Interview: Philippe Larue, wine merchant

NEXT time you are savouring a robust artisanal bottle of red or crisp, white thirst-quencher with your restaurant meal, don’t worry if there’s a suave Frenchman eyeing your every sip.

It’s probably wine merchant Philippe Larue, partner with L’Art du Vin, which supplies some of Scotland’s top restaurants and bars.

He just can’t help checking out whether diners are enjoying one of the fine wines he sources from a range of independent producers with partners Richard Bouglet and Edward Bowen. “The work of producing wine is demanding, and when I go to a restaurant and see someone drinking one of our wines, that means the world. It’s a wonderful feeling. Sometimes we have a discussion, but it’s important not to interfere too much,” says the 40-year-old.

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Based in Charlestown, in Fife, L’Art du Vin supplies such restaurant luminaries as The Kitchin, Castle Terrace Restaurant, Martin Wishart’s The Honours and Ondine in Edinburgh, Monachyle Mhor in Perthshire, and Brian Maule at Chardon d’Or and Café Gandolfi in Glasgow. “We are privileged to have some wonderful restaurants that have been with us from day one, from Michelin restaurants to gastro pubs,” says Larue, who hails from the Rhône valley.

He arrived here 15 years ago, and spent five years with Justerini and Brookes, “tasting the best”, before setting up with his friends. “We believe wine should go with food. Richard’s parents had a brasserie in Paris, and when I was young my father always took us to restaurants on Sundays. At first it was the food I liked, and then my taste for wine developed. I had a grandmother who drank wine every day, even at 95, and when we tried to mix it with water she refused to drink it. I think she was right,” he says.

It was a desire to source and supply the kind of wines Larue and his friends wanted to drink themselves, those made by artisan producers with passion and integrity, that led the trio to found L’Art du Vin in 2007. They pride themselves on supplying uniqueness of origin at a price point that doesn’t require the bank balance of a Rothschild. Or even one that will allow for regular restaurant visits in these straitened times, as now oenophiles can enjoy their wine at home – thanks to the launch of the firm’s independent world-class portfolio online, with a personal sommelier advice service to help in selecting just the right bottle. “We have a passion for sourcing the future wine stars of tomorrow,” says Larue.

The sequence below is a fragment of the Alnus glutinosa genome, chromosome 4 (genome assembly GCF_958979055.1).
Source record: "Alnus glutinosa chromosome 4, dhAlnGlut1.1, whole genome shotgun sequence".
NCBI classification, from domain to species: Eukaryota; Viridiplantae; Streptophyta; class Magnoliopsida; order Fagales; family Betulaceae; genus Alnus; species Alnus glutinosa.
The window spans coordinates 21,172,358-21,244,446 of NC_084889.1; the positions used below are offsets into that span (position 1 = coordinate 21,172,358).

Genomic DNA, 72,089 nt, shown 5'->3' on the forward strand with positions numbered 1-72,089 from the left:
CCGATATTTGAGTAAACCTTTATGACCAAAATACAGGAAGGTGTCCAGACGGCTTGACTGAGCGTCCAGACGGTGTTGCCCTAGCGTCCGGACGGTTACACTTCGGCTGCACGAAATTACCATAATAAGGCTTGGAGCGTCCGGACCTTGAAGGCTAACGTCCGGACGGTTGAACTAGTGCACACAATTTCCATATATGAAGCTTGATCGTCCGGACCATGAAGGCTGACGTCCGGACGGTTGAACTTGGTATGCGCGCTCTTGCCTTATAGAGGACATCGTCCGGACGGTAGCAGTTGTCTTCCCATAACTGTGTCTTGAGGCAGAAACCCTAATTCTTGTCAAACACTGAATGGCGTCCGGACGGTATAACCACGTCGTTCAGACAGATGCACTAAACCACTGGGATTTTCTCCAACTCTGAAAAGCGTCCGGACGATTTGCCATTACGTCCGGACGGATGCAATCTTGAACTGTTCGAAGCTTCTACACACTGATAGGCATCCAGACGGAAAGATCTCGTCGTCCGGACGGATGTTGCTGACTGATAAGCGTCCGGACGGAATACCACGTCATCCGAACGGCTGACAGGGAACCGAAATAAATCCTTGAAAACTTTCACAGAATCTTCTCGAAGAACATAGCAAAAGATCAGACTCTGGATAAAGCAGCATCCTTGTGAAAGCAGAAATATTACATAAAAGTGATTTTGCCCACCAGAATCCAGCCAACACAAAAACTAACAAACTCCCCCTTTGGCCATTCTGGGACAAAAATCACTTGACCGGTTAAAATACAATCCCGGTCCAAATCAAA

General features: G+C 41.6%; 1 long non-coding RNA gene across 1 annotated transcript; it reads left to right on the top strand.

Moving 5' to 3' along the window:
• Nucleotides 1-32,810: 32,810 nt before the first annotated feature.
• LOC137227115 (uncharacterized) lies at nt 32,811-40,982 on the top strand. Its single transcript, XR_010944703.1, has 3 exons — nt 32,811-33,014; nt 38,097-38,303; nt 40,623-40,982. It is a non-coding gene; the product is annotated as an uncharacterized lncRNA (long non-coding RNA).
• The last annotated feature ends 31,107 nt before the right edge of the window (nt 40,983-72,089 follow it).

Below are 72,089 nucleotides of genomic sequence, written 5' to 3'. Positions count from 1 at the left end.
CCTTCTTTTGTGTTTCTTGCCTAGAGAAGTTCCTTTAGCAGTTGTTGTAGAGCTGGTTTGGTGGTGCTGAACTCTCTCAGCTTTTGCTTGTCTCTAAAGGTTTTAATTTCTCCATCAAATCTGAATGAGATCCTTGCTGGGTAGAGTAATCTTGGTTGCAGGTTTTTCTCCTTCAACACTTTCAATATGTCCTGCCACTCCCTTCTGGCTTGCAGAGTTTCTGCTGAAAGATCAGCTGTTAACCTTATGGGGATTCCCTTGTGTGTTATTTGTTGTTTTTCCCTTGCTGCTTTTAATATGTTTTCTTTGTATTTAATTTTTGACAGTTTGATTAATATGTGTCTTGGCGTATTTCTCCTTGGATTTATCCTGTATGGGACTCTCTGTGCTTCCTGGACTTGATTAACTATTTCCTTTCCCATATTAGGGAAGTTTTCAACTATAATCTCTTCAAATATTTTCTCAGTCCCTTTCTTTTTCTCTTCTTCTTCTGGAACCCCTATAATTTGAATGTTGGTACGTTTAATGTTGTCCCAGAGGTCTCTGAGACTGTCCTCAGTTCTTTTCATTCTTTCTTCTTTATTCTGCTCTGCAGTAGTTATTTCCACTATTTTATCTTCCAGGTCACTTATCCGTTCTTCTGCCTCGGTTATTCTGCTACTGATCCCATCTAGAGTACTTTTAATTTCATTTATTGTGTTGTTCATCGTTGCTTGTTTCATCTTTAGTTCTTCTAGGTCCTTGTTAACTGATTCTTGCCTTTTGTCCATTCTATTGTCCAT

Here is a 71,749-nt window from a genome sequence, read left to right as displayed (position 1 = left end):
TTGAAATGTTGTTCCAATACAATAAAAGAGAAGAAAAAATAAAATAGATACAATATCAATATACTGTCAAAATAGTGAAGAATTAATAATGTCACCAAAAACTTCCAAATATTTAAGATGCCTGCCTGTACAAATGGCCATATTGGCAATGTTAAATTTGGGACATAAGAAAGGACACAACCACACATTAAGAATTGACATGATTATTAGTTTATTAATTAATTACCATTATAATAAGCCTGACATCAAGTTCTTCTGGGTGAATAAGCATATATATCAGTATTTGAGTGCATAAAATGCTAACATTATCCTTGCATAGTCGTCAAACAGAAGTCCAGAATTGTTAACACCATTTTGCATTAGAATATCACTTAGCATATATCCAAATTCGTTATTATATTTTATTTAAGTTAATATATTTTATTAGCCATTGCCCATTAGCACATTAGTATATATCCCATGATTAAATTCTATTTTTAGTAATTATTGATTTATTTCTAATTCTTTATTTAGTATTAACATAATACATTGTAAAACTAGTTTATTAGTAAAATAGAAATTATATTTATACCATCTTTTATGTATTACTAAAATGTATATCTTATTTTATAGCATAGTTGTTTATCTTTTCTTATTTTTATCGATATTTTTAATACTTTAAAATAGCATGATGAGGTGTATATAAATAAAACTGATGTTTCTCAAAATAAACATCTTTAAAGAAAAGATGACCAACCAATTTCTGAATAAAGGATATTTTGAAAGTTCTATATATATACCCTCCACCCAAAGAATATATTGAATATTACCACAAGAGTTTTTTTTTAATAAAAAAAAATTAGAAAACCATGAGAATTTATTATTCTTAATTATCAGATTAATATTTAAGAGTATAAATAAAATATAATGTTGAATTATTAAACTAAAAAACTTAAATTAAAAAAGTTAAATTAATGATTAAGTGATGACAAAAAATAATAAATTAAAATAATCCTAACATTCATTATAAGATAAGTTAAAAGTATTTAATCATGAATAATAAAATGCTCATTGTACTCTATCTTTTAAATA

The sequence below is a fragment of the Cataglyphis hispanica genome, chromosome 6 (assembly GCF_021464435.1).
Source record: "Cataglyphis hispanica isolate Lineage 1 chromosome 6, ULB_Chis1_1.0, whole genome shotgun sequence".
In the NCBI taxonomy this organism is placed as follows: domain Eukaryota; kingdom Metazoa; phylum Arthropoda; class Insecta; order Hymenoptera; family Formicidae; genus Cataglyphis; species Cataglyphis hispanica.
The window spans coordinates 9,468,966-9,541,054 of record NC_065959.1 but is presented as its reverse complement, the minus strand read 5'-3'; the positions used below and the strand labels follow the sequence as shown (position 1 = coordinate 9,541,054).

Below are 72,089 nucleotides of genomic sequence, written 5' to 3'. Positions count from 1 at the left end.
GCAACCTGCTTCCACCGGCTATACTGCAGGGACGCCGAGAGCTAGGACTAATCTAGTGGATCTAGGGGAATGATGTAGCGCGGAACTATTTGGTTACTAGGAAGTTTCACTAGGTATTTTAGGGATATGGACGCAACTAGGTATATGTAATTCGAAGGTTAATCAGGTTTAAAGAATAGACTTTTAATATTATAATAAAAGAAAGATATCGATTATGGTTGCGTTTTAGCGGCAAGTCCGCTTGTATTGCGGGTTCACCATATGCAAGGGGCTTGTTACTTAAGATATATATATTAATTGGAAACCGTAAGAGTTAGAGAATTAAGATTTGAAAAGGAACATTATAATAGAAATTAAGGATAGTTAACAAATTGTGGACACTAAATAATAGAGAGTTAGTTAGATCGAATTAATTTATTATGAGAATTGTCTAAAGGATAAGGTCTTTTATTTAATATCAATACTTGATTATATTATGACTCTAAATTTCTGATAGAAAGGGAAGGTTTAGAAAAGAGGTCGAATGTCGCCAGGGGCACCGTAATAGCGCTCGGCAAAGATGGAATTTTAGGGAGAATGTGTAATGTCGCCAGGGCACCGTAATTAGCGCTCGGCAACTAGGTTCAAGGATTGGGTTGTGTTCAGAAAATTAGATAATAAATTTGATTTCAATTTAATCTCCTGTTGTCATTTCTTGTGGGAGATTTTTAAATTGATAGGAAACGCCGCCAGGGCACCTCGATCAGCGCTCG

“We go to the villages and buy artisanal, biodynamic and organic wines. We went to Chablis recently and spent three days testing over 100 wines, then selected the one that offered the best value for money and had a story. We ended up becoming friends with the vigneron,” he says.

For Larue, the story of the wine and the people who make it are as important as the taste. Indeed, it is often this unique combination that results in the taste itself. “The wine has to be wonderful, and when it is, quite often we find it’s made by a small independent or artisan producer. There’s always a maker behind the wine, and by tasting it you see his philosophy. Often there’s little intervention and it’s allowed to express itself.

“The winemakers try to keep the integrity of their wine and respect the land, often inherited, and they also travel more these days and pick up new techniques in the New World. We pass all this on to the customers. People are looking for more of a unique taste, whether it’s in wine or whisky.”

As well as discerning palates, Larue and his team also have a social conscience – a percentage of sales goes to helping vineyard workers involved in the manufacture of one of the South African wines they sell. The Cannonberg wines are currently made at the Imbuko Farm in Wellington, in the heart of the renowned Cape winelands, and a share of the cash made from sales of their chenin blanc and cabernet sauvignon goes directly to local community projects. “We started the Cannonberg Project five years ago to help the vineyard workers.

“It’s important for us to have this relationship with people who work in the vineyards. We have helped them put a crèche in and that helps with the children’s education. The notion of values comes through, and we want to be true to ours.”

And if the wine doesn’t leave a good taste in the mouth, that surely will.

JANET CHRISTIE

L’Art du Vin, Merryhill Farm Steading, Charlestown, Dunfermline (www.aduv.co.uk)